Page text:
COLUMN: Preparing for tax season is half the battle

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By Theresa Howard

 Now is the time when we start thinking about filing our income taxes from the previous year. Even though it’s an annual event, it can cause anxiety for many. By preparing now, you can ease the process for yourself and your tax preparer.

The Internal Revenue Service tracks everyone by their Social Security number. Make sure you have your number and that of your spouse if filing jointly, plus the numbers of your dependents. In addition to your W-2 or like form, you want to include information about any interest you earned from savings accounts, stocks or mutual funds as these are also taxable.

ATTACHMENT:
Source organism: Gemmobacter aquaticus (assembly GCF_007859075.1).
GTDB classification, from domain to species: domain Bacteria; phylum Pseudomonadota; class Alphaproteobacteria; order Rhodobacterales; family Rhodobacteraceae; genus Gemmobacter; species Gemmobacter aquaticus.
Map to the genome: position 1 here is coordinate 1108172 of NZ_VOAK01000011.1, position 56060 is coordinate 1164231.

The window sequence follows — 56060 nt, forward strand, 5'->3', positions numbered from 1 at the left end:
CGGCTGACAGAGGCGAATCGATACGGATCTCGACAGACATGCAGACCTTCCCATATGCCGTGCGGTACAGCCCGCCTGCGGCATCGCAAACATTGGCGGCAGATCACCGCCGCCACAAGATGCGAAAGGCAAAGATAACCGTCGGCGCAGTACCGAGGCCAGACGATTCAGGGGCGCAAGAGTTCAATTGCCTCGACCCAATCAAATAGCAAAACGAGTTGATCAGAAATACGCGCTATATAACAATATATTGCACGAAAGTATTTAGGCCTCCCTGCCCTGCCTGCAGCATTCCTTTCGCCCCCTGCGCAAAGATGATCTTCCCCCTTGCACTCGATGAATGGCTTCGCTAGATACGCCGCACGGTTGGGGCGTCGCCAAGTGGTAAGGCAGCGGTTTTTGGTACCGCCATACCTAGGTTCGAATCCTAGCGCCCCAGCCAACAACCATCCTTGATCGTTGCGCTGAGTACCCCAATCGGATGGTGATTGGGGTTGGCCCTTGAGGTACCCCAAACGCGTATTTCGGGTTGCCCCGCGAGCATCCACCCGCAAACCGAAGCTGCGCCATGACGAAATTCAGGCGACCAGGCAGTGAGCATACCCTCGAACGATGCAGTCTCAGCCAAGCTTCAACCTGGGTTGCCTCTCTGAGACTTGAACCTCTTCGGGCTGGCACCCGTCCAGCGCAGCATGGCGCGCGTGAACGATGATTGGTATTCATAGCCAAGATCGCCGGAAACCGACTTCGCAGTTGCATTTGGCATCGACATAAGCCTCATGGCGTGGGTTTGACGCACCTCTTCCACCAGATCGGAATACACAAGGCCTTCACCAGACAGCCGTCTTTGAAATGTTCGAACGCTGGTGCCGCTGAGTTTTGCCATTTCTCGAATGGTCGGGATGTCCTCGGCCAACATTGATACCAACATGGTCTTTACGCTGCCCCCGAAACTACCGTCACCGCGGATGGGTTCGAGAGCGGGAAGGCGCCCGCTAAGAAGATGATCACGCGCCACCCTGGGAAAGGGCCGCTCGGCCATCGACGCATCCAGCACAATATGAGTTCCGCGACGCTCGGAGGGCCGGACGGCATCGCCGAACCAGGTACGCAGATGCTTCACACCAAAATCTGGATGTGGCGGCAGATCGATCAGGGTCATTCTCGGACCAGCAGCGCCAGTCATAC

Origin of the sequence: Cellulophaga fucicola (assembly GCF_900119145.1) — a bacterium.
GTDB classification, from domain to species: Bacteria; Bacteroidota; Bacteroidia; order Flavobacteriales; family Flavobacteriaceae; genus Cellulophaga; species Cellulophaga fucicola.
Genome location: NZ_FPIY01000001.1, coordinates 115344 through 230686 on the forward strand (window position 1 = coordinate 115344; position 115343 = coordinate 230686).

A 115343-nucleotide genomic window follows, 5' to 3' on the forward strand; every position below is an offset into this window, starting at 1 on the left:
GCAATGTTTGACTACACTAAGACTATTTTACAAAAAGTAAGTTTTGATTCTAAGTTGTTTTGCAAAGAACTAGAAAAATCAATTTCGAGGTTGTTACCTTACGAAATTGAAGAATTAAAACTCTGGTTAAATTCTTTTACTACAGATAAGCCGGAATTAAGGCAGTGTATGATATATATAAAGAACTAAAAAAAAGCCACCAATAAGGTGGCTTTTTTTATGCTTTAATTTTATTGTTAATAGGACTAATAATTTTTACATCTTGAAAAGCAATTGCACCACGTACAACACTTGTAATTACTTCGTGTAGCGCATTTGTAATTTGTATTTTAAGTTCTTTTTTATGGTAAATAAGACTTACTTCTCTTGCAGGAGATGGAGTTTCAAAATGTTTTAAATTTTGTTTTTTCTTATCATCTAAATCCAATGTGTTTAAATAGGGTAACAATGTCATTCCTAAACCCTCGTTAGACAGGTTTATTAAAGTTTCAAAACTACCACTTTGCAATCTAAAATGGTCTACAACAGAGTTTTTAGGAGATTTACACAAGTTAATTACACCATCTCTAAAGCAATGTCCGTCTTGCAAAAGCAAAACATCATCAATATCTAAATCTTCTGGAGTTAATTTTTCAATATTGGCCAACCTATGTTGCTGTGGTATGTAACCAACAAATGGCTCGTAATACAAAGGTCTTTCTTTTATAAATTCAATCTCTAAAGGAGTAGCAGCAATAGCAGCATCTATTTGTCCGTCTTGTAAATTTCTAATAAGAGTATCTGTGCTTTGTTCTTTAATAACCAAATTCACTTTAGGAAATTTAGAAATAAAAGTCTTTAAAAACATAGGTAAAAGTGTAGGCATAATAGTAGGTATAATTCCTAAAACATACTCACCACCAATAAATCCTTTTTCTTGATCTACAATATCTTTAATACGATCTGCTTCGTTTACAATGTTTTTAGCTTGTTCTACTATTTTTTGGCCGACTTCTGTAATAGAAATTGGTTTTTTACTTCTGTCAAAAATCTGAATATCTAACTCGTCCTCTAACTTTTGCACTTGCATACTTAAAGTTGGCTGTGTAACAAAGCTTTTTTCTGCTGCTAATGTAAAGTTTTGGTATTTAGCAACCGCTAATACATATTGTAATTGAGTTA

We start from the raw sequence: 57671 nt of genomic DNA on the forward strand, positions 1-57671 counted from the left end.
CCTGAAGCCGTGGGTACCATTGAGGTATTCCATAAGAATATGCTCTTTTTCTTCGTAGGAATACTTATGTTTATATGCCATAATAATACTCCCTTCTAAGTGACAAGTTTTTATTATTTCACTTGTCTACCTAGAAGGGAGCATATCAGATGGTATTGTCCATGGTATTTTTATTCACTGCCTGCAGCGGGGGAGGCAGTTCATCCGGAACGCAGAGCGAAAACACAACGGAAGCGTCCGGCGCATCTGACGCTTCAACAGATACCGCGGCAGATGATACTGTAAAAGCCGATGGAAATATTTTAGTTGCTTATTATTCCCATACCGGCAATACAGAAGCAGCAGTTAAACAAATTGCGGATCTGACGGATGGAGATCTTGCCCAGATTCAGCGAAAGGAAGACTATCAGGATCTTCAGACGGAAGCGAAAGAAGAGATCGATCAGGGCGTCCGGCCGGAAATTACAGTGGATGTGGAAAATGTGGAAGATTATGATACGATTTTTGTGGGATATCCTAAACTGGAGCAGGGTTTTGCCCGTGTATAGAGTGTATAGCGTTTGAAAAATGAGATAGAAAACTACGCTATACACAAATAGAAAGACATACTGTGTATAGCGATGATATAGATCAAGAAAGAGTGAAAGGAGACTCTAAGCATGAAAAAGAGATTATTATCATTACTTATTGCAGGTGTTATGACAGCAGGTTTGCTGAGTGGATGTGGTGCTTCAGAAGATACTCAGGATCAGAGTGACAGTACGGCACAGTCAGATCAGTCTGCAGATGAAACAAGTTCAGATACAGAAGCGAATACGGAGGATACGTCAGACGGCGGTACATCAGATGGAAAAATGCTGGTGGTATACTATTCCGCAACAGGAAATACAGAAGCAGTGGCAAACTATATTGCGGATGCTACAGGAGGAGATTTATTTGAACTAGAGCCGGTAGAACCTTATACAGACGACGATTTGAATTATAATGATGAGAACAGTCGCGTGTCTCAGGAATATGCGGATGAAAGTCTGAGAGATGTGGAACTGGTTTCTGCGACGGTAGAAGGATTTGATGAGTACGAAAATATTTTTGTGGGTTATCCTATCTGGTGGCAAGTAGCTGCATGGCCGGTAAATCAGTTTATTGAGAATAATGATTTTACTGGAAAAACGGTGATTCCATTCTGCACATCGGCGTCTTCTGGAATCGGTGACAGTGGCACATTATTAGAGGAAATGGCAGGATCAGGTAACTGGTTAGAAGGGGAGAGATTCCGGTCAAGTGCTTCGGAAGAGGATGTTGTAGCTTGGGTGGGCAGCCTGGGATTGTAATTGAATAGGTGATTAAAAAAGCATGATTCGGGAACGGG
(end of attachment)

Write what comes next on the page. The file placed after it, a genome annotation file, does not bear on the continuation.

One of the largest deductions many people can claim is mortgage interest. If you have a mortgage, you should get a 1098 form from your lender specifying how much interest you paid in the last year. You will also want to remember any documentation for any additional deductions you may have, such as property taxes paid and charitable donations made within the past year. Common forms of documentation for charitable donations include a canceled check if you gave a monetary donation or an itemized receipt if you donated clothes or other goods.

Your goal should be to break even at tax time, which means you don’t receive a big refund from the state or federal government or you don’t have to write a big check to either or both.

Every year, thousands of taxpayers will get refunds. While some consider overpaying in taxes on their paycheck a form of forced savings, you may want to consider how you could use this money throughout the year. The extra money could help you with such things as building your personal savings or emergency fund, making an extra house payment or paying off debt. To change your tax withholding, you will need to file a new W-4 form with your employer.